A contemplative season
This is the season when many people review what has transpired throughout the previous months, and also look ahead to the fresh new year, rich with possibilities. It's often when we vow to change or improve the way we live our lives. To me, that is such a hopeful and human thing to do.
This year, as always, I've been blessed in so many ways. There have been losses large and small this year, painful and sad occasions, but I honor them as part of the rich tapestry that is my life. There was the hive in September that was discovered to be weakened because its queen was failing or had somehow been damaged. November brought the death of Dallas, our home's beloved "Queen Bee," the plucky and ancient little cat who was the last of my four magical felines. The year also presented me with the understanding that some of my relationships could no longer support who we had become, or are becoming, and thus must be ended if they cannot evolve. But I have so much to celebrate and for which to feel grateful, as well. So I have tried not to focus upon the failures and losses longer than necessary.
We are hoping to expand the apiary again in the Spring. There's plenty of planning and work to do in preparation. We've been pleasantly surprised by the support of so many people who are curious about bees, concerned about their plight, and who enjoy the raw honey we extract from our hives. The proceeds of our sales go straight back to beekeeping, and every penny helps. Fortunately, I didn't wake up one morning thinking, "Ah...beekeeping...that will support me in my golden years." Anyone who keeps bees, too, will be amused at the thought. I laughed out loud when Mark Robar remarked to me at a meeting this Summer, "The day I make my first dollar from beekeeping will be the day I get out of the business." He's probably been working with bees for at least 40 years...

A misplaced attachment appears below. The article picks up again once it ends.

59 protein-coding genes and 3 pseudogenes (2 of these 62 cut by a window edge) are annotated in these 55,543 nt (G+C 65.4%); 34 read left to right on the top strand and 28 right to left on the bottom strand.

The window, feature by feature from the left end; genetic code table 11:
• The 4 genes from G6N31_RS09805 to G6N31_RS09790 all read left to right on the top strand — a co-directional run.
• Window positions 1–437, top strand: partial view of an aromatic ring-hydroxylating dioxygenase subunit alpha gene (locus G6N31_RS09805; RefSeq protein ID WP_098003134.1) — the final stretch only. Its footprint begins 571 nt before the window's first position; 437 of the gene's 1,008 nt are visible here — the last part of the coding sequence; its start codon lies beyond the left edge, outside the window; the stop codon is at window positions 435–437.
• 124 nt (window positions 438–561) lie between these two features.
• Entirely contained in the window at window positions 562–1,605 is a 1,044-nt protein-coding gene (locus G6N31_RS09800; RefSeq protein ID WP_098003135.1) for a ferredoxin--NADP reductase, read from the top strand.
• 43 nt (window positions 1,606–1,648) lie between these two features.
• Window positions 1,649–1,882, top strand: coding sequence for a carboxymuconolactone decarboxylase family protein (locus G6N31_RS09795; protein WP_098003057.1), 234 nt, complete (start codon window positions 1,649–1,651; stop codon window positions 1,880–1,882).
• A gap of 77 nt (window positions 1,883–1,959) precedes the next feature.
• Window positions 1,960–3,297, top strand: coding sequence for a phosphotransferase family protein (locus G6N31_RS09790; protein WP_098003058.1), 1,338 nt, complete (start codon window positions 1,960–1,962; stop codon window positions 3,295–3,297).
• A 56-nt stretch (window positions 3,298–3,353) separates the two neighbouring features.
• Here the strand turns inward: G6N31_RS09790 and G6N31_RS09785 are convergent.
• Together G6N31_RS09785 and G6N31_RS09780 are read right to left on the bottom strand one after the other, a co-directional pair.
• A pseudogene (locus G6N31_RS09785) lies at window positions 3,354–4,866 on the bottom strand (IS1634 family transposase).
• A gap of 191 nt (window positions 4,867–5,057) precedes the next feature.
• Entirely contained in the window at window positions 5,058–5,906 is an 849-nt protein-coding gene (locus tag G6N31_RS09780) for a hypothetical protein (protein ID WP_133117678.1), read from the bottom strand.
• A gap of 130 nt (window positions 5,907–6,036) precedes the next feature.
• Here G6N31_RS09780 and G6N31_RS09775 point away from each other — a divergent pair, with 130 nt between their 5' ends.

Yes, I am so grateful to everyone who aided and supported our endeavors this year. And every time someone asks whether they can buy more honey, I still feel incredibly surprised and happy. One very beautiful moment came in September when Sarah placed her second, very large order of honey. She'd already purchased several pounds of honey about two months earlier, some of which I know she gave to her family and friends. Even so, I was surprised when she asked could her husband to stop in for more. When Jordan arrived I took him out to the back deck so he could see the two hives we had in the garden. I asked about the order he was bringing home--what could they possibly do with so much honey. He said it was to be used for the sacred rituals their family would observe during Rosh Hashanah and Yom Kippur. I felt so honored and very humbled that our honey would be a part of something so special, and I still am.
So thank you, Everyone, for your friendship, your interest, your caring, and support. Beekeeping has been my great privilege and I am honored that you have chose to be a part of it.
Happy New Year, dear Ones! Wishing you the blessings you deserve and desire, and the opportunities during 2009 to make all your dreams come true.
[The photo above was taken near Llangurig, Wales, December 2008, by Mike Southern. Click on the photo to enlarge the image.
Photo of Dallas, left, was taken May 2008, in the garden of Pleasant Lane Apiary.]